Nembang all but certain to become next Speaker, party insiders sayNCP leaders say Pushpa Kamal Dahal could give up his claim that the position stay with the Maoist faction.
With the winter session of Parliament just a couple of weeks away, the ruling Nepal Communist Party has two names for the post of House Speaker—Subash Nembang and Agni Sapkota. However, given internal deliberations, party leaders say that Nembang is the clear frontrunner.
Both UML and Maoist factions of the ruling communist party have been vying for the post of Speaker, the fifth-highest position in the state. Prime Minister KP Sharma Oli has been lobbying in favour of former Speaker and chairman of both Constituent Assemblies Nembang. The Maoist faction in the party has also been demanding that the position stay with them, but Pushpa Kamal Dahal is willing to give up his claim, party leaders told the Post.
A senior party leader, who spoke on condition of anonymity, said it is not clear what deal Dahal and Oli had reached in order to elevate Dahal to ‘executive’ chairman of the unified party. But it could have involved Dahal giving up the post of Speaker.
“Dahal has lately been calling on the party to not bring up factional issues, saying party unification is almost complete,” said Devendra Poudel, a standing committee member. “But I don’t think leaders [of the Maoist faction] are going to give up on the Speaker’s post so easily.”
Despite the misgivings of lower-rung Maoist leaders, Dahal appears willing to compromise, say party insiders, particularly since the Maoist choice—Sapkota—does not seem to have much support.
Sapkota’s name for the Speaker’s post could draw unnecessary attention from various quarters, including the human rights community. Sapkota faces a murder charge, for which a case is pending at the Supreme Court. With former Speaker Krishna Bahadur Mahara having stepped down after allegations of attempted rape, it will not look good to have another murder-accused as Speaker, according to party insiders.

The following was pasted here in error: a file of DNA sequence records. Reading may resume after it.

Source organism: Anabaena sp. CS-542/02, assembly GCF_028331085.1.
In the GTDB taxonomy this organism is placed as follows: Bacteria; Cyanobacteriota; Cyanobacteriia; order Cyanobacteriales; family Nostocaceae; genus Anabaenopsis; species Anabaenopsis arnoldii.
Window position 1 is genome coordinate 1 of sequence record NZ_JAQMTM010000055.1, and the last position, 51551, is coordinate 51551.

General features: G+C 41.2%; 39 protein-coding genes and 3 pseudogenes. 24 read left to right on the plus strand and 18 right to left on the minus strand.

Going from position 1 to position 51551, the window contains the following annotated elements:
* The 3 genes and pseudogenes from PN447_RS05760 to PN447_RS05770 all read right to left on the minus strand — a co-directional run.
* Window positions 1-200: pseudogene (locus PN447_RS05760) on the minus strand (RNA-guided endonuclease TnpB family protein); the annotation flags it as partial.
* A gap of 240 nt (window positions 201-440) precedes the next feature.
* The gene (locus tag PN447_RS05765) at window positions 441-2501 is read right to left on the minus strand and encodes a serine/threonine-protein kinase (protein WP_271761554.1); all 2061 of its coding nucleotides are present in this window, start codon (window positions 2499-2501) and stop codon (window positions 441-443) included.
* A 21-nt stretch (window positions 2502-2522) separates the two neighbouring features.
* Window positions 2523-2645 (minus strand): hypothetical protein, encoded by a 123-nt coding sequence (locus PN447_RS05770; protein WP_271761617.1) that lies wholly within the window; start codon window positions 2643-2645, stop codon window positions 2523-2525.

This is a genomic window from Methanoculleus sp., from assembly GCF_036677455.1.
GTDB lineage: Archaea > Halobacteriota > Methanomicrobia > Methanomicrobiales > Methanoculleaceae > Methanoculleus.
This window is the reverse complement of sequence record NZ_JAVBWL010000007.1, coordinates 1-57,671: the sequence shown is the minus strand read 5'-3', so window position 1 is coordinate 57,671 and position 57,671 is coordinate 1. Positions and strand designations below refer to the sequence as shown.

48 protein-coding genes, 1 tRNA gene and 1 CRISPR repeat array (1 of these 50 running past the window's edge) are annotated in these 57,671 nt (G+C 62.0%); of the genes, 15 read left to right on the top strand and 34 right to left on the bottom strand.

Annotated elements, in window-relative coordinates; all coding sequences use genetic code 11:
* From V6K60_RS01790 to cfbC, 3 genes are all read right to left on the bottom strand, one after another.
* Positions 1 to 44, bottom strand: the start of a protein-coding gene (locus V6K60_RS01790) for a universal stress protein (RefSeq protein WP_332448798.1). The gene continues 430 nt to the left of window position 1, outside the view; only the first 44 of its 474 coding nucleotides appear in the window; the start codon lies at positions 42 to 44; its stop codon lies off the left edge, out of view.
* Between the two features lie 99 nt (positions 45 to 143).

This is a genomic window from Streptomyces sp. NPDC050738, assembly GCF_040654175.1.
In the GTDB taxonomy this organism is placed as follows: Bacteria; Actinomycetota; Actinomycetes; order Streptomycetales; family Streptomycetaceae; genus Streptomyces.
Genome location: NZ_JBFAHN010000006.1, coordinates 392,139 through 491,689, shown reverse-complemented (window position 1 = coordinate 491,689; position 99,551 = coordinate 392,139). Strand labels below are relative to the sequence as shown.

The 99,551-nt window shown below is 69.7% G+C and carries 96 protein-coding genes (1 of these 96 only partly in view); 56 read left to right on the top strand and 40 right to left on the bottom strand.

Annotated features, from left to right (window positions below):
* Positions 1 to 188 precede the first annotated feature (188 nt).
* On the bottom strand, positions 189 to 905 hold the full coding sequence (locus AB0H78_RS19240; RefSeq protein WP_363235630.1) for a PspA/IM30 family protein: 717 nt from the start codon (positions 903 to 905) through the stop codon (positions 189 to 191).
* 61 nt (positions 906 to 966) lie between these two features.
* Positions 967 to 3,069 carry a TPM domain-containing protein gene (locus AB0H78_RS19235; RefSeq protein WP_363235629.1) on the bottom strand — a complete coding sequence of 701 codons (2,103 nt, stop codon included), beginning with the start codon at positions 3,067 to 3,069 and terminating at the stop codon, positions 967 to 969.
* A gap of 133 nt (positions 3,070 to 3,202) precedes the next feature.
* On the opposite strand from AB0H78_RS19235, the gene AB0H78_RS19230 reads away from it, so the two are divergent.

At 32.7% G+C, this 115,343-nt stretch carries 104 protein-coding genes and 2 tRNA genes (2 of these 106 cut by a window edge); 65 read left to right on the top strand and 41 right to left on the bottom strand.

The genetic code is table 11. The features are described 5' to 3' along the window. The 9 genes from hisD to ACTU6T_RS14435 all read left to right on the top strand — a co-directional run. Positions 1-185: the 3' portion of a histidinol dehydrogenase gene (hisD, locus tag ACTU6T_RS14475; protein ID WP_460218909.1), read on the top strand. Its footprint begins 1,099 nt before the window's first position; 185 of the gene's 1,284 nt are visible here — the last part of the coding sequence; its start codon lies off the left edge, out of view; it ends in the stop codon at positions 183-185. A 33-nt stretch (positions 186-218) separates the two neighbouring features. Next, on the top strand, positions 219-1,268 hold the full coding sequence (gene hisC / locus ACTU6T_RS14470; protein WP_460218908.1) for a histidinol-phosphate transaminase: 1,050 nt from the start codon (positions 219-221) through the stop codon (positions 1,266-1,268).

Nepal’s peace process has been dragging on for more than a decade now and the international community has long been pressing the government to conclude the transitional justice process, the most crucial component of the deal. Sapkota’s pending case is from the insurgency years and is thus part of the transitional justice process.
Party leaders, particularly from the UML faction, are also uncertain whether Sapkota will be an appropriate candidate for the position, as it requires ‘diplomatic skills’.
“I don’t think a leader who turns aggressive even during interviews with the media can handle the position properly,” said a central committee member from the UML faction. “A person like Nembang can skillfully handle the House.”
According to Poudel, Oli has been saying that the Speaker should be selected on the basis of capability. This argument clearly favours Nembang, who led the Constituent Assembly for almost eight years, from 2006 to the promulgation of the constitution in 2015.
The post of Speaker has remained vacant since early October after Mahara stepped down. Since Mahara represented the Maoist faction, Dahal was initially lobbying for a former Maoist leader as Speaker.
Deputy Speaker Shiva Maya Tumbahangphe, who is from the UML faction, has been staking claim to the post. But with the two parties’ merger, the ruling Nepal Communist Party cannot appoint its leader from either faction as Speaker unless Tumbahangphe steps down.
Article 91(2) of the constitution stipulates that the Speaker and Deputy Speaker should be from different parties and a different gender.
Discussions on Speaker’s appointment were put on the back burner after Oli’s health suddenly deteriorated. After an appendectomy on November 26, Oli currently is convalescing at the hospital.
Surya Thapa, the press advisor to Oli, said the party will sit and finalise the name after proper discussion. “The prime minister will remain in the hospital for a week. The party’s secretariat meeting to be held after his discharge will decide the name,” Thapa told the Post.
The first Cabinet meeting to be held after the by-elections is likely to recommend that President Bhandari call the winter session for mid-December. By then, according to standing committee member Poudel, the party’s secretariat meeting will take a formal decision regarding the role of Speaker.